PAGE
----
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Families of Seattle teens missing in Nepal: 'No chance our girls had survived'

Families of missing teens traveling in Nepal now believe their girls died in the earthquake.

The yellow ribbons still circle trees and light posts along leafy Madison Street, but the hope they symbolize is gone. The families of two 19-year-olds missing in Nepal say they now believe the longtime friends died in the devastating April 25 earthquake.

“There are no words to describe the depths of our sorrow and loss,” they wrote on the same social media site they tapped to raise money for a private search for the teenagers. “We believe that our girls, Bailey Sage Meola, and Sydney Jo Schumacher, perished during the earthquake and catastrophic landslide in the Langtang region of Nepal.”

The recent graduates of Garfield High School left their hometown of Seattle in February for separate gap-year journeys and met up in Thailand on April 12. Together they headed to Katmandu and boarded a bus to the Langtang Valley for a long-planned trek.

The last time their families heard from them was April 19.

Just days after the 7.8 earthquake hit, killing more than 8,000, the families turned to the crowd-funding site IndieGoGo with a goal of raising $500 to help send Schumacher’s brothers to Nepal to scour the trail the girls planned to take.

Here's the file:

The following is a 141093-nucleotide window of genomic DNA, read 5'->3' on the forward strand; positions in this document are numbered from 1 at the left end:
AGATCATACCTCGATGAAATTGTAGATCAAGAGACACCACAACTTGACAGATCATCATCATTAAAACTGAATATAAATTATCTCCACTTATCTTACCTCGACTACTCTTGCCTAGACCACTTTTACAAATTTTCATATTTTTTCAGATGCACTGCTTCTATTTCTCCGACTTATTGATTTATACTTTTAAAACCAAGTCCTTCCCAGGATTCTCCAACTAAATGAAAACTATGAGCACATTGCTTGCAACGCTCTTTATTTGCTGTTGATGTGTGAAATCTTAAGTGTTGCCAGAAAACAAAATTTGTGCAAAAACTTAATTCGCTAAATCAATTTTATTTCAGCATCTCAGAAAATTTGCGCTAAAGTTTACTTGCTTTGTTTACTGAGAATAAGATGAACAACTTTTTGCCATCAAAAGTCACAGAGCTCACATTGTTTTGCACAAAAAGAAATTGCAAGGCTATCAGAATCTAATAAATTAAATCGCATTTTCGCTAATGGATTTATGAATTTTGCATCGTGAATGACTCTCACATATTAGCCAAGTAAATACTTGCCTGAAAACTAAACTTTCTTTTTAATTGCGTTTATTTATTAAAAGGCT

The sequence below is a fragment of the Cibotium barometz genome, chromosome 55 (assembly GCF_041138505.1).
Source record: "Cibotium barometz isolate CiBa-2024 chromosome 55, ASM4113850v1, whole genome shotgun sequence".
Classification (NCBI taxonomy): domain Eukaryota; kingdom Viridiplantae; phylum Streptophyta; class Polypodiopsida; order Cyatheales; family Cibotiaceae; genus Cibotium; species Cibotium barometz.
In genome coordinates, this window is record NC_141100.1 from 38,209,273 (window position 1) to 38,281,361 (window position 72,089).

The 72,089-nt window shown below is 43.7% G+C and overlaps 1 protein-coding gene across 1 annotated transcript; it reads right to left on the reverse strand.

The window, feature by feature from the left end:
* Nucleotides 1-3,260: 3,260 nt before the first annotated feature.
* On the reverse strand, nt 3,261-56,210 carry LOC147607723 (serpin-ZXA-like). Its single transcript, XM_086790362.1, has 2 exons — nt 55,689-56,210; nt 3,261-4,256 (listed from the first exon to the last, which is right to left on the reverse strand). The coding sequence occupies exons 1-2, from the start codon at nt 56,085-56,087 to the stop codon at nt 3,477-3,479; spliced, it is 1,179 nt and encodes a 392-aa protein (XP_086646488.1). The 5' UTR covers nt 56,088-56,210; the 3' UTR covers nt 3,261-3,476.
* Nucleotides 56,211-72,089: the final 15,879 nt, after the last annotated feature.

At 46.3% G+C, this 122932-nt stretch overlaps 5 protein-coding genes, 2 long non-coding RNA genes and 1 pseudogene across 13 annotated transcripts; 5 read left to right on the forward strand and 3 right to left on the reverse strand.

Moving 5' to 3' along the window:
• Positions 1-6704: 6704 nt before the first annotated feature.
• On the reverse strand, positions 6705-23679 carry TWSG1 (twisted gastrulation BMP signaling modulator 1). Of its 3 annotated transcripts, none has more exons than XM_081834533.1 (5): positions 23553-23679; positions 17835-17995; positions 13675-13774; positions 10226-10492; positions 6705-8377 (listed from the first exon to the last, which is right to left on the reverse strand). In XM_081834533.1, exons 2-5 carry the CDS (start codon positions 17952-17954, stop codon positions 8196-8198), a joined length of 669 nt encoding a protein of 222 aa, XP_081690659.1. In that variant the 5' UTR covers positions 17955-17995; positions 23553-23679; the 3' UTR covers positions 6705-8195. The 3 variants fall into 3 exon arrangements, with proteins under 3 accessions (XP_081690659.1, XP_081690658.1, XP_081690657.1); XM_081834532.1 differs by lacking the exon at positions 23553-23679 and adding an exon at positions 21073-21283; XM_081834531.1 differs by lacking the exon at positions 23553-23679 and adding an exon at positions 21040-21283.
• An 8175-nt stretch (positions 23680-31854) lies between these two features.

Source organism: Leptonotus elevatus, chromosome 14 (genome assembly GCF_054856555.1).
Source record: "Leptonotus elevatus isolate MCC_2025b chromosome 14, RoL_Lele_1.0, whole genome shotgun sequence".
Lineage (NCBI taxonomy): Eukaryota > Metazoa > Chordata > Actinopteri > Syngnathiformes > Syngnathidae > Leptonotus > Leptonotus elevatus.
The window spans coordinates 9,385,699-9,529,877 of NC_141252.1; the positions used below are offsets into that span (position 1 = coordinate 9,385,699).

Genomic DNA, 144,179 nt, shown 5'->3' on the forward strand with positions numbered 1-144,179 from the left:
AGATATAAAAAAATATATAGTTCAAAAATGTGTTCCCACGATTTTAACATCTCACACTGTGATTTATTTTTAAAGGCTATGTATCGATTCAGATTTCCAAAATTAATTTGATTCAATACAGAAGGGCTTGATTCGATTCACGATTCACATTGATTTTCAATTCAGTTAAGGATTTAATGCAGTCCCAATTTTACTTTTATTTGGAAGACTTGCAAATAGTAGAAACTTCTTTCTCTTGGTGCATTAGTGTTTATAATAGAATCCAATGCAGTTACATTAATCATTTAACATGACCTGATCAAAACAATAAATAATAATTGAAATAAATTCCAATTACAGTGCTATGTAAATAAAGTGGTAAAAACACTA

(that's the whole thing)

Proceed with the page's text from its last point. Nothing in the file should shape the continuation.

“This fund is intended to raise money to assist in locating and extracting Sydney & Bailey from the high altitude remote area of the Himalayas where we believe they are trapped with many others,” they wrote at the time.

The families raised more than $51,000. Will and Paul Schumacher left for the Langtang Valley less than a week after the quake. On May 8, hundreds gathered on the shores of Lake Washington for a candlelight vigil, praying for the girls’ safety.

The Schumacher brothers have since returned. And on Thursday, the families made their dire announcement.

“When Sydney’s brothers, Will and Paul, searched the entirety of the trek, and saw the immense and unfathomable destruction and devastation, it was clear that there was no chance our girls had survived,” they wrote.

“Although our strong desire has been to hear final confirmation from the US Embassy, and to receive our girls’ remains, we haven’t, and may never,” they said. “We have been profoundly moved by the support and love we have received from near and from far, far away.”

The money will be donated “to aid the people & economy of the Langtang Valley region in the names of our beautiful daughters,” they said.

Thank you, they said.

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